Sitka Sound Science center hatches new experiment

A view of the squid eggs from the top of the tank. (Brielle Schaeffer, KCAW photo)
A view of the squid eggs from the top of the tank. (Brielle Schaeffer, KCAW photo)

The Sitka Sound Science Center raises millions of salmon at the Sheldon Jackson Hatchery every year but recently the organization started nurturing another type of sea creature.

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A few weeks ago, Roger Vallion was diving on the anchor near the center’s salmon net pens when he found a curious, white egg mass.

He brought this to the attention of Angie Bowers, the center’s aquaculture director.

“And he came up and said, ‘I don’t know what they are?’” she said. “So I had seen a video, NOAA had actually found some eggs and hatched them out last year that they found at Little Port Walter and I had showed them that and said, ‘Is this what they look like?’ So he went back down and got them.”

Now, the Sitka Sound Science Center has a very important question to answer. Here’s research biologist Lauren Bell: “What are little baby squid called?”

The eggs are being kept in a heated tank, around 7 degrees or so because any cooler than that and they won’t hatch, Bowers says. She’s assuming the eggs were fertilized.

“You can see the individual eggs in the pods but you can’t see the developing squid yet,” Bowers said.

The common name for these creatures is market squid. Southeast Alaska isn’t out of the cephalopod’s range, which stretches the eastern Pacific Ocean up from Mexico, but typically spawning for market squid doesn’t occur here, she says. And it could be a side-effect of climate change.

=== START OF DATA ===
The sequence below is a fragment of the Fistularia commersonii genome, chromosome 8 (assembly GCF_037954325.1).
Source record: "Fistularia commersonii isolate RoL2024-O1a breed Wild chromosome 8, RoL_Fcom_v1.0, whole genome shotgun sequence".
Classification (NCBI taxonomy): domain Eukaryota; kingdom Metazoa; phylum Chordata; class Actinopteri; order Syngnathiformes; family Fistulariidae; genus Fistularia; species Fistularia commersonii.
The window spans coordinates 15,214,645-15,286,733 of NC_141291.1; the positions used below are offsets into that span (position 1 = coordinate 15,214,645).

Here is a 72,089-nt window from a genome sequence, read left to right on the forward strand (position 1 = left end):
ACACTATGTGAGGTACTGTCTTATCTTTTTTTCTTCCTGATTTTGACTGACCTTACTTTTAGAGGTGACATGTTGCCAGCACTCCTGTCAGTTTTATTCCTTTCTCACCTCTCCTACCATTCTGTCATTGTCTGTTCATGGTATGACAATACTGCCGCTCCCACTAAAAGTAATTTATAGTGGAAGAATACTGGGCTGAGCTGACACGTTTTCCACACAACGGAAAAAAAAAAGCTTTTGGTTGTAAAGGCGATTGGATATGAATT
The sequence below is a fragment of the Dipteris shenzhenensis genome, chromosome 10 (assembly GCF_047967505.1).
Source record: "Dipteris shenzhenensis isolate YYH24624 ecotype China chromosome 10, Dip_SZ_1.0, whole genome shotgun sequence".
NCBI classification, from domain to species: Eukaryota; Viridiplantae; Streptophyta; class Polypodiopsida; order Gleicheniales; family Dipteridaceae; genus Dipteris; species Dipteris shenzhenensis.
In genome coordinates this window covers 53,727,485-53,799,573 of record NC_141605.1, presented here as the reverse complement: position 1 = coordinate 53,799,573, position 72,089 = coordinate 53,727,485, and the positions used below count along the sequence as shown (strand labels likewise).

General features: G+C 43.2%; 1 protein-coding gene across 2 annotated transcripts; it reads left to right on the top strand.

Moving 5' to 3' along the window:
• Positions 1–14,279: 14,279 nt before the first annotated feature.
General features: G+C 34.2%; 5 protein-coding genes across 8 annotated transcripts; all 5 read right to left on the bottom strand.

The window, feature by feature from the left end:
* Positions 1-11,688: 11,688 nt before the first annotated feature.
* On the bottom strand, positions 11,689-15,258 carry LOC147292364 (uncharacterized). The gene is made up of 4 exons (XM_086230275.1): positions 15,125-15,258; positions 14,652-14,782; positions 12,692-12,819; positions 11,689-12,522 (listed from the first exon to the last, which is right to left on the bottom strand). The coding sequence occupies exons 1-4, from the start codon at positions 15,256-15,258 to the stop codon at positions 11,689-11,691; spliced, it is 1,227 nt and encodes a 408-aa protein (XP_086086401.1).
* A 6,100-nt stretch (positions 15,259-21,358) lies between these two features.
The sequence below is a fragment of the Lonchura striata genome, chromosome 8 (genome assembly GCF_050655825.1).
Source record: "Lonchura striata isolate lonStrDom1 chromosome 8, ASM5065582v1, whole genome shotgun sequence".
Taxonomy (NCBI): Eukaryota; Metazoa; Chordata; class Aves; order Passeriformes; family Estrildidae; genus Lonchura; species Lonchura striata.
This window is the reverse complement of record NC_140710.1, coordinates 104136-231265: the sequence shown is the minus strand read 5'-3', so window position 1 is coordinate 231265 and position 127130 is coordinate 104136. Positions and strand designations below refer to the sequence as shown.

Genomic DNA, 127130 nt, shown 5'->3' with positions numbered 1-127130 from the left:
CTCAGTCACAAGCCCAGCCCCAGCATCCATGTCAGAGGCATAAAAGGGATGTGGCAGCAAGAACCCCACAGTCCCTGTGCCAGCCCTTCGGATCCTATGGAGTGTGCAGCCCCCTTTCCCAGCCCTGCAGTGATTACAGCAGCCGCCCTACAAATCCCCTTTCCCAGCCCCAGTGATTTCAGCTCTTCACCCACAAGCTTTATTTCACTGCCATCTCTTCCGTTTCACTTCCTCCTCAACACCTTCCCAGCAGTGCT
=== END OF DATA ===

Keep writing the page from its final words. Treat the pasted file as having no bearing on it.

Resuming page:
“Squid are often pointed to as the animal that would quote unquote win or do better with changing climate conditions because they only live two years usually so they can adapt to changes really quick,” Bell said. “Some people theorize we may see more quid showing up in our waters.”

And market squid only live 7-9 months, Bowers says, and grow to 8-10 inches. Humans use them for bait and food, like calamari.

Right now the squid tank is just an experiment for the center. The scientists want to see if they can actually get the market to hatch. And who knows, Bowers says, maybe one day there will be a squid fishery here? But until then…

“We’ll just try to keep as many of them alive as we can and just hope for the best,” Bowers said. “We don’t have many expectations at this point we just hope we get to that point.”

And if all goes well, the center will have thousands of little baby squid, also known as hatchlings, in the tank in about a month or so. That’s something Bell is really looking forward to.

“They’re very adorable, baby squid,” Bell said. “Lots of squid are characterized by their big tentacles so they their eight arms and two big tentacles when they’re adults but as babies when they come out their tentacles are fused together. That actually starts to separate as they grow.”

If they do hatch, Bell says, the Sitka Sound Science center will throw a squid birthday party.